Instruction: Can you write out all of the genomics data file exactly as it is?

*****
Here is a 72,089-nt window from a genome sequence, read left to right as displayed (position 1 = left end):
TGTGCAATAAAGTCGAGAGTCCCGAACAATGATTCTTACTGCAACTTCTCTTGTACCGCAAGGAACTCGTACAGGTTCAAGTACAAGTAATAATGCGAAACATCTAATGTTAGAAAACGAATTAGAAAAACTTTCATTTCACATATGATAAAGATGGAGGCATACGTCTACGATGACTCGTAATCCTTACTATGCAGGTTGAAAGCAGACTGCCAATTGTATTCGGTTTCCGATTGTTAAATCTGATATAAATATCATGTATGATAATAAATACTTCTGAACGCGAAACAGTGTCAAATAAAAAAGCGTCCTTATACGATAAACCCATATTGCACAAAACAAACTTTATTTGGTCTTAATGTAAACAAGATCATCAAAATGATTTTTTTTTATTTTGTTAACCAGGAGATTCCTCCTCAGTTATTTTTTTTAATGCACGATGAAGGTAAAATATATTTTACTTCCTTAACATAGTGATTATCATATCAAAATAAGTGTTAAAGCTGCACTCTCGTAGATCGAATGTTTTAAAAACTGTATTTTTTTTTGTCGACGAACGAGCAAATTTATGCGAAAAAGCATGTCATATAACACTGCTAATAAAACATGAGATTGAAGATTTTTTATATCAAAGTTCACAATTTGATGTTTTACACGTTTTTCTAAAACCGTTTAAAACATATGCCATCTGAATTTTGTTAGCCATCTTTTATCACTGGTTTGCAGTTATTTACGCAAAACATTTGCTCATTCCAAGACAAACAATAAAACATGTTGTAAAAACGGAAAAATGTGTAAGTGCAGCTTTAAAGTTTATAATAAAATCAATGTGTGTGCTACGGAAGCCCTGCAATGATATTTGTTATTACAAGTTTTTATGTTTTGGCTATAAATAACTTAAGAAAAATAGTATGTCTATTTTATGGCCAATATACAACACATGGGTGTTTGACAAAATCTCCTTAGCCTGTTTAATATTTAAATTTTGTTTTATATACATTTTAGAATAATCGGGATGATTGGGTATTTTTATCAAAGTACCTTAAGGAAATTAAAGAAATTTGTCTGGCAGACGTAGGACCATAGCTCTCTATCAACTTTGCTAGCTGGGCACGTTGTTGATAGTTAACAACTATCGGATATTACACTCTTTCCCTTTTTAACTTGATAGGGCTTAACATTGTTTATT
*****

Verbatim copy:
Here is a 72,089-nt window from a genome sequence, read left to right as displayed (position 1 = left end):
TGTGCAATAAAGTCGAGAGTCCCGAACAATGATTCTTACTGCAACTTCTCTTGTACCGCAAGGAACTCGTACAGGTTCAAGTACAAGTAATAATGCGAAACATCTAATGTTAGAAAACGAATTAGAAAAACTTTCATTTCACATATGATAAAGATGGAGGCATACGTCTACGATGACTCGTAATCCTTACTATGCAGGTTGAAAGCAGACTGCCAATTGTATTCGGTTTCCGATTGTTAAATCTGATATAAATATCATGTATGATAATAAATACTTCTGAACGCGAAACAGTGTCAAATAAAAAAGCGTCCTTATACGATAAACCCATATTGCACAAAACAAACTTTATTTGGTCTTAATGTAAACAAGATCATCAAAATGATTTTTTTTTATTTTGTTAACCAGGAGATTCCTCCTCAGTTATTTTTTTTAATGCACGATGAAGGTAAAATATATTTTACTTCCTTAACATAGTGATTATCATATCAAAATAAGTGTTAAAGCTGCACTCTCGTAGATCGAATGTTTTAAAAACTGTATTTTTTTTTGTCGACGAACGAGCAAATTTATGCGAAAAAGCATGTCATATAACACTGCTAATAAAACATGAGATTGAAGATTTTTTATATCAAAGTTCACAATTTGATGTTTTACACGTTTTTCTAAAACCGTTTAAAACATATGCCATCTGAATTTTGTTAGCCATCTTTTATCACTGGTTTGCAGTTATTTACGCAAAACATTTGCTCATTCCAAGACAAACAATAAAACATGTTGTAAAAACGGAAAAATGTGTAAGTGCAGCTTTAAAGTTTATAATAAAATCAATGTGTGTGCTACGGAAGCCCTGCAATGATATTTGTTATTACAAGTTTTTATGTTTTGGCTATAAATAACTTAAGAAAAATAGTATGTCTATTTTATGGCCAATATACAACACATGGGTGTTTGACAAAATCTCCTTAGCCTGTTTAATATTTAAATTTTGTTTTATATACATTTTAGAATAATCGGGATGATTGGGTATTTTTATCAAAGTACCTTAAGGAAATTAAAGAAATTTGTCTGGCAGACGTAGGACCATAGCTCTCTATCAACTTTGCTAGCTGGGCACGTTGTTGATAGTTAACAACTATCGGATATTACACTCTTTCCCTTTTTAACTTGATAGGGCTTAACATTGTTTATT